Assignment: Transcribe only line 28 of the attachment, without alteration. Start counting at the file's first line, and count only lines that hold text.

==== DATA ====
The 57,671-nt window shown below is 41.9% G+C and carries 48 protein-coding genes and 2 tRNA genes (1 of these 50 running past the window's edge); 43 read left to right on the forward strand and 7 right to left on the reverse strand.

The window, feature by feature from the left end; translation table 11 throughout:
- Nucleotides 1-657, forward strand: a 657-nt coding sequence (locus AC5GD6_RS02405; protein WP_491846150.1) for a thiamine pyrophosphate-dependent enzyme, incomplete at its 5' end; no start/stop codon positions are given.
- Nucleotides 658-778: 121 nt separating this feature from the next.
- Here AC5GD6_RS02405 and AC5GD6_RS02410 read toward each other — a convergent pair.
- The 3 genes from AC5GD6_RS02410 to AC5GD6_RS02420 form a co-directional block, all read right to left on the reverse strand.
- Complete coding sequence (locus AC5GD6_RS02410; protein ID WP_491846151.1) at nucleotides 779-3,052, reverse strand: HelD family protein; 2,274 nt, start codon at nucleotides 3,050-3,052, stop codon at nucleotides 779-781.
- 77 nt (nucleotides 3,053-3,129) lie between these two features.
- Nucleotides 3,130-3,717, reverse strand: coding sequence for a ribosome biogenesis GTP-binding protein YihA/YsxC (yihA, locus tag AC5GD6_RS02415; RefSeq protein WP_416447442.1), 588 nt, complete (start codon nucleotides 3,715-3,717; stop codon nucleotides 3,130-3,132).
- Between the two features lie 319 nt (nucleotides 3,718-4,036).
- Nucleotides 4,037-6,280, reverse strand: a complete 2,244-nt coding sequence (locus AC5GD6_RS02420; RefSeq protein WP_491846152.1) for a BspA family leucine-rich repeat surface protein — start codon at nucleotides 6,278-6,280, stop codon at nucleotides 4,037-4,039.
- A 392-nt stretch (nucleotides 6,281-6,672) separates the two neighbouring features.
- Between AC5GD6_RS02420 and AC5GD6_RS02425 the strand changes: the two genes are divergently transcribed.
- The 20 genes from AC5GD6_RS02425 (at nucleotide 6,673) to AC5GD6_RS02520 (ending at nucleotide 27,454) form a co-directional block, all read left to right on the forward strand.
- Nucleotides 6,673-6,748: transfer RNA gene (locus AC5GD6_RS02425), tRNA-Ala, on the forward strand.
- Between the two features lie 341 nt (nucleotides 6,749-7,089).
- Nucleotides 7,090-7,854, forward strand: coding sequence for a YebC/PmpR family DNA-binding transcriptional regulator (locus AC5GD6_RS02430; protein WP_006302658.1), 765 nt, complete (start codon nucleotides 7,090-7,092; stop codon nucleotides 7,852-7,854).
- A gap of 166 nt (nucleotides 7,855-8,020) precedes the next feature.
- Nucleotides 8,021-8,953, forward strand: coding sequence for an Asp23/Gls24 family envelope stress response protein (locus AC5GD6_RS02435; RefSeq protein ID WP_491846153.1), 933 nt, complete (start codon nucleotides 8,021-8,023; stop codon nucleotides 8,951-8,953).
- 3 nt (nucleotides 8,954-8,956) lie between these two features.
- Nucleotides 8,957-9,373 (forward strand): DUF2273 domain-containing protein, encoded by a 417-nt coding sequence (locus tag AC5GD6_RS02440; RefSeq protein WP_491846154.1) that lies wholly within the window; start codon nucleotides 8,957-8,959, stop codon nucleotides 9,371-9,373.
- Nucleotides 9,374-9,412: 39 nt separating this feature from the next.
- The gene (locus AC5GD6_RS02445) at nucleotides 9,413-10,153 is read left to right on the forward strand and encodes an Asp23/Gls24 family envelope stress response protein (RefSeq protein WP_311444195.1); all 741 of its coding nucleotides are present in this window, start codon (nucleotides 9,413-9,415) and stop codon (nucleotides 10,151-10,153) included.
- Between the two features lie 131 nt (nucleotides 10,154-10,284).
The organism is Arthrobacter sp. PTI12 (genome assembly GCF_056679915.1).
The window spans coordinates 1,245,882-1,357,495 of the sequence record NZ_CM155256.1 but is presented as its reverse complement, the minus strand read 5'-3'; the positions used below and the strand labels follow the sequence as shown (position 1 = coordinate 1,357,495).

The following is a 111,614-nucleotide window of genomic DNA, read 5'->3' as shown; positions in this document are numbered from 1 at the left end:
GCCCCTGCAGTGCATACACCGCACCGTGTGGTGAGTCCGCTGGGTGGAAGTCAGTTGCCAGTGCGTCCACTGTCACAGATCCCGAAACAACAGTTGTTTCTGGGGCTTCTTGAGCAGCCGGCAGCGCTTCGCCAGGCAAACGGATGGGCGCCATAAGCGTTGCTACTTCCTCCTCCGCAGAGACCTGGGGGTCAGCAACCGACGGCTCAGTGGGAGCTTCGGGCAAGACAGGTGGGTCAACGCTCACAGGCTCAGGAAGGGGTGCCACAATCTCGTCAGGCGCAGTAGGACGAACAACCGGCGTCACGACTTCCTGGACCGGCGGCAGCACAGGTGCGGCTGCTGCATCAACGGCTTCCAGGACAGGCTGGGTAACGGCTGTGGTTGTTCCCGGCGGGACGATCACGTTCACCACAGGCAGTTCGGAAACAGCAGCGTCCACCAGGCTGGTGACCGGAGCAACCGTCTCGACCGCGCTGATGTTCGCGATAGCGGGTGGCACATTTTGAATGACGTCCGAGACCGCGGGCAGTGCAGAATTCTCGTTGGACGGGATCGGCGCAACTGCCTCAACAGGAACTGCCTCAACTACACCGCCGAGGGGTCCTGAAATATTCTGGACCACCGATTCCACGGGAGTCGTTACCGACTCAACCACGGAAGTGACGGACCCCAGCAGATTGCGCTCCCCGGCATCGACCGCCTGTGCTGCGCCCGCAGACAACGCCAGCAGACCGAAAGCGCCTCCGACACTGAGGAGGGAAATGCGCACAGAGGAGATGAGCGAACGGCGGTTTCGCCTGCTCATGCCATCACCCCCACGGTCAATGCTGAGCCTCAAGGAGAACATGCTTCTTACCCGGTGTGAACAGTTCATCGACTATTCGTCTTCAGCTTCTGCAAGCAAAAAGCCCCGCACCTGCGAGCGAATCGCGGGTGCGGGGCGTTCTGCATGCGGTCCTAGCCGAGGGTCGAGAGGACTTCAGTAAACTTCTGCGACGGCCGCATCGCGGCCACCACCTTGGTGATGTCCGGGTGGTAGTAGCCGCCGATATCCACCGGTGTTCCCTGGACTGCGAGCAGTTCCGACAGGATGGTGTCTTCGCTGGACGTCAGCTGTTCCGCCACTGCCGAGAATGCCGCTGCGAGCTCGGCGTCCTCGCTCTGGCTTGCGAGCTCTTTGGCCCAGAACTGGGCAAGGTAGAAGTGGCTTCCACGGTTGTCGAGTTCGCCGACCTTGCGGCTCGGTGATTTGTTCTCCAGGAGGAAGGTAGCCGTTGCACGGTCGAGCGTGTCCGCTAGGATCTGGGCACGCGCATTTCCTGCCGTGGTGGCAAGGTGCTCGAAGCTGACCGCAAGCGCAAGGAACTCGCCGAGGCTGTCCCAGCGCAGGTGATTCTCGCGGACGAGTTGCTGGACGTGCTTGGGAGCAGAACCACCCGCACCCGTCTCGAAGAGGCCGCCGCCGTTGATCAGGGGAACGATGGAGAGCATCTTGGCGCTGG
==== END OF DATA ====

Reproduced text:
GCCCCTGCAGTGCATACACCGCACCGTGTGGTGAGTCCGCTGGGTGGAAGTCAGTTGCCAGTGCGTCCACTGTCACAGATCCCGAAACAACAGTTGTTTCTGGGGCTTCTTGAGCAGCCGGCAGCGCTTCGCCAGGCAAACGGATGGGCGCCATAAGCGTTGCTACTTCCTCCTCCGCAGAGACCTGGGGGTCAGCAACCGACGGCTCAGTGGGAGCTTCGGGCAAGACAGGTGGGTCAACGCTCACAGGCTCAGGAAGGGGTGCCACAATCTCGTCAGGCGCAGTAGGACGAACAACCGGCGTCACGACTTCCTGGACCGGCGGCAGCACAGGTGCGGCTGCTGCATCAACGGCTTCCAGGACAGGCTGGGTAACGGCTGTGGTTGTTCCCGGCGGGACGATCACGTTCACCACAGGCAGTTCGGAAACAGCAGCGTCCACCAGGCTGGTGACCGGAGCAACCGTCTCGACCGCGCTGATGTTCGCGATAGCGGGTGGCACATTTTGAATGACGTCCGAGACCGCGGGCAGTGCAGAATTCTCGTTGGACGGGATCGGCGCAACTGCCTCAACAGGAACTGCCTCAACTACACCGCCGAGGGGTCCTGAAATATTCTGGACCACCGATTCCACGGGAGTCGTTACCGACTCAACCACGGAAGTGACGGACCCCAGCAGATTGCGCTCCCCGGCATCGACCGCCTGTGCTGCGCCCGCAGACAACGCCAGCAGACCGAAAGCGCCTCCGACACTGAGGAGGGAAATGCGCACAGAGGAGATGAGCGAACGGCGGTTTCGCCTGCTCATGCCATCACCCCCACGGTCAATGCTGAGCCTCAAGGAGAACATGCTTCTTACCCGGTGTGAACAGTTCATCGACTATTCGTCTTCAGCTTCTGCAAGCAAAAAGCCCCGCACCTGCGAGCGAATCGCGGGTGCGGGGCGTTCTGCATGCGGTCCTAGCCGAGGGTCGAGAGGACTTCAGTAAACTTCTGCGACGGCCGCATCGCGGCCACCACCTTGGTGATGTCCGGGTGGTAGTAGCCGCCGATATCCACCGGTGTTCCCTGGACTGCGAGCAGTTCCGACAGGATGGTGTCTTCGCTGGACGTCAGCTGTTCCGCCACTGCCGAGAATGCCGCTGCGAGCTCGGCGTCCTCGCTCTGGCTTGCGAGCTCTTTGGCCCAGAACTGGGCAAGGTAGAAGTGGCTTCCACGGTTGTCGAGTTCGCCGACCTTGCGGCTCGGTGATTTGTTCTCCAGGAGGAAGGTAGCCGTTGCACGGTCGAGCGTGTCCGCTAGGATCTGGGCACGCGCATTTCCTGCCGTGGTGGCAAGGTGCTCGAAGCTGACCGCAAGCGCAAGGAACTCGCCGAGGCTGTCCCAGCGCAGGTGATTCTCGCGGACGAGTTGCTGGACGTGCTTGGGAGCAGAACCACCCGCACCCGTCTCGAAGAGGCCGCCGCCGTTGATCAGGGGAACGATGGAGAGCATCTTGGCGCTGG